Seasonal Change: The Vernal Equinox

Geena Zebrasky – Features Writer

This Saturday, March 20th, marks the official beginning of spring, at least for the hemisphere we occupy. For the Southern Hemisphere, it’s officially the first day of their autumn. Match 20th is the vernal equinox–which happens every year between the 19th and 21st of March.
The word equinox comes from the Latin words aequus, meaning “equal,” and nox, meaning “night.” This implies that because the sunlight is equally distributed over both hemispheres, the length of the daylight is the same length as the night everywhere. All other times of the year, because of the Earth’s tilt on its axis, one of the hemispheres experiences less daylight than night, and vice versa.
Other than bringing longer days to us (and distracting us with nice weather), the equinox is cool for another reason: the sun is finally rising in the Arctic Circle. In both the Arctic Circle as well as the Antarctic Circle, the sun only rises and sets once each year.
In the Arctic, the sun officially goes below the horizon on the autumnal equinox in September, and the circle remains in darkness until the vernal equinox. So Santa and his elves at the North Pole spend their Christmas in total darkness, and they don’t see the sun until March. At least the sun is up for their off season!
The equinox is also important in many parts of the world as a key part of cultural practices. The equinox marks the first day of the Iranian calendars, and the Nowruz holiday is celebrated by some people in Iran, Afghanistan, and the Kurdish regions of Iraq, Turkey and Syria, and throughout Central Asia. Traditions differ between places, but it’s a New Year celebration of the spring equinox. In Japan, it’s observed as a national holiday, known as Shunbun no Hi. It’s also used by Christian churches to calculate Easter: the first full moon after the equinox is Easter, and this is when Passover usually falls as well.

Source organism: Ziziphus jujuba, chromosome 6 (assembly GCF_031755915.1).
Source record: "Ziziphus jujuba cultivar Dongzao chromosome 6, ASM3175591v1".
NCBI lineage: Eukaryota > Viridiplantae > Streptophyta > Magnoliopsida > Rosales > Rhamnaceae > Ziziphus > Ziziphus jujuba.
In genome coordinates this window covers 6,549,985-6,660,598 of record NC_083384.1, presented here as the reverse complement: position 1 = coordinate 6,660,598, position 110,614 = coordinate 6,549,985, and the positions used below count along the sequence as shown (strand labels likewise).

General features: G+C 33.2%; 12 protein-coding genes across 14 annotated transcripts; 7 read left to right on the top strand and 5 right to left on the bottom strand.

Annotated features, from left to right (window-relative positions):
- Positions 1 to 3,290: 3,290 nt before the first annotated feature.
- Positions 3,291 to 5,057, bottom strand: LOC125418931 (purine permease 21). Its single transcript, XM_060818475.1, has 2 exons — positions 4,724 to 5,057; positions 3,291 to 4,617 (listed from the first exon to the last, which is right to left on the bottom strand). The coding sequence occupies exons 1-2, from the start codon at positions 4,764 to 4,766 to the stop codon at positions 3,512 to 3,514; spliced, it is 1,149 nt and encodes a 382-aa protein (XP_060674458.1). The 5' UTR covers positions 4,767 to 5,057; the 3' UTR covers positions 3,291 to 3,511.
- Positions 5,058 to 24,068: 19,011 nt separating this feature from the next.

Last but not least, the equinox is recognized as International Astrology Day because it marks the first day of the astrological year. The Earth spends its first full day in the astrological sign of Aries on the spring equinox.
Interestingly, even though it’ll officially be Aries season, the sun will still be shining on the Pisces constellation. If you use Co-Star to check for updates on your zodiac sign, you should know that these use the tropical zodiac, which is used for the ecliptic coordinate system that makes up the astrological year. This is different from the sidereal zodiac. The astrological signs of the ecliptic coordinate system remain fixed, so the first point of Aries will always be the March equinox. The sidereal zodiac is based upon what constellation the sun is actually shining on. The constellations of the zodiac can shift over long periods of time because of a property that causes the Earth’s axis to shift slightly, and the sidereal zodiac corrects for these shifts. So for this system, Aries season begins on April 15th.
Regardless of how you celebrate, I think all of us can probably agree we’re happier about the longer days we’ve been experiencing, and the warmth that has accompanied them.

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